The morning was reserved for meetings in the main cabin and outside. After lunch, we drove to a nearby scrap yard, where the rest of the day was spent competing in building with scrap. The professional presentation from the morning was incorporated into the group work.
Day 3: Meeting, match race and party at the castle
The morning was again devoted to meetings. In the afternoon, the professional presentation was again implemented in an activity, which this time was a match race on the Øresund. At the end of the day, the group drove to a large castle, where the last evening was held with a party.
Day 4: Return journey
After breakfast, the professional programme was rounded off and the group drove back to Copenhagen.
The professional agenda included focusing on engaging in groups with different competences. Activities were organised to support this, and both at the scrap yard and at the match race the professional key points were made visible to people. In addition, the transport in the minibuses was actively used to discuss professional presentations, which worked very well.
Case: Southern Spain 250 persons
Day 1: Takeover of a Spanish village
The event was to be held in a small town - Ronda in southern Spain. The town did not have a single hotel to accommodate everyone, so participants were accommodated in 12 smaller hotels, all within walking distance of everything. In this way, the participants got to experience the atmosphere of the city in their 5 minutes. walk to and from their conference venue.
Day 2: Meeting in a monastery and evening at a vineyard
The city's monastery is no longer in use, and as the huge patio could be covered, this area worked perfectly as a plenary room, and the rest of the monastery's rooms as break out rooms. In the late afternoon, people were driven to a nearby vineyard, where the professional work continued in small groups around wine barrels set up out among the vines.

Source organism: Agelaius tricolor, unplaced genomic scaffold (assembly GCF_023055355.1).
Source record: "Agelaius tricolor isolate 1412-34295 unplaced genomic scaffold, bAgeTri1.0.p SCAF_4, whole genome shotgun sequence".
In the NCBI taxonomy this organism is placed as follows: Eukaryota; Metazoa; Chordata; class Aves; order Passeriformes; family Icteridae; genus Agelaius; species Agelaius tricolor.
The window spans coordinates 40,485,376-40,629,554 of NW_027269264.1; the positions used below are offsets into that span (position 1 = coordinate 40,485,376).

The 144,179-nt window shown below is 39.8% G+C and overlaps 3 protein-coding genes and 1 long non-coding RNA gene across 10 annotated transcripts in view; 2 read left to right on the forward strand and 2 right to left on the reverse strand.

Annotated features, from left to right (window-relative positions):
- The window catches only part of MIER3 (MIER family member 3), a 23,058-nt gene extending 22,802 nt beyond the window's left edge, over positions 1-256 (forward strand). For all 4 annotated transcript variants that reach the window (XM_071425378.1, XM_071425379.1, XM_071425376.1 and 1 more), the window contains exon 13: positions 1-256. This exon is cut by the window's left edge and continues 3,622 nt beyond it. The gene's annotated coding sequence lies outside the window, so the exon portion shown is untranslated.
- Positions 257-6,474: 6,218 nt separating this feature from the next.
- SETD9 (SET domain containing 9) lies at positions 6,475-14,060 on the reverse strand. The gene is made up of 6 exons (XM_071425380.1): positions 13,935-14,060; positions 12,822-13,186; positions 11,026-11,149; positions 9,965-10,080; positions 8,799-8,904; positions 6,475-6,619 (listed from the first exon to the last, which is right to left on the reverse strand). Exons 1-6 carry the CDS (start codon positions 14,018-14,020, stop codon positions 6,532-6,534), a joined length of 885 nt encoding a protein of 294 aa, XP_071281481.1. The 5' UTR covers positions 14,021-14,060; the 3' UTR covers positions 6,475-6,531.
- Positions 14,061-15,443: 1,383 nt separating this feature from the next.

Day 3: Continued meeting and celebration in the bullring
The day started with a professional agenda at the monastery. In the late afternoon, people had some time to look around the town before everyone met in the large bullring, decorated with hundreds of candles and small bonfires. There were tables, covered with white tablecloths, and waiters in a lounge area. A fantastic scene that underlined the client's professional agenda.
Day 4: Return journey
People had flown in from 35 different countries. So all day, buses were leaving for the airport to optimise people's return journey as much as possible.
The client had not previously had participants spread across several hotels and needed to be persuaded of the slightly "quirky" approach to their event. With all the hotels so close together, and the participants meeting up in five different restaurants in the town on the first night, it felt like they had taken over this whole village as a venue. There wasn't much time for specific activities, so it was particularly important to the client that the evening dinners be experiences in themselves. The evening both in the village, at the winery and particularly in the bullring very much met and exceeded the client's wishes and expectations.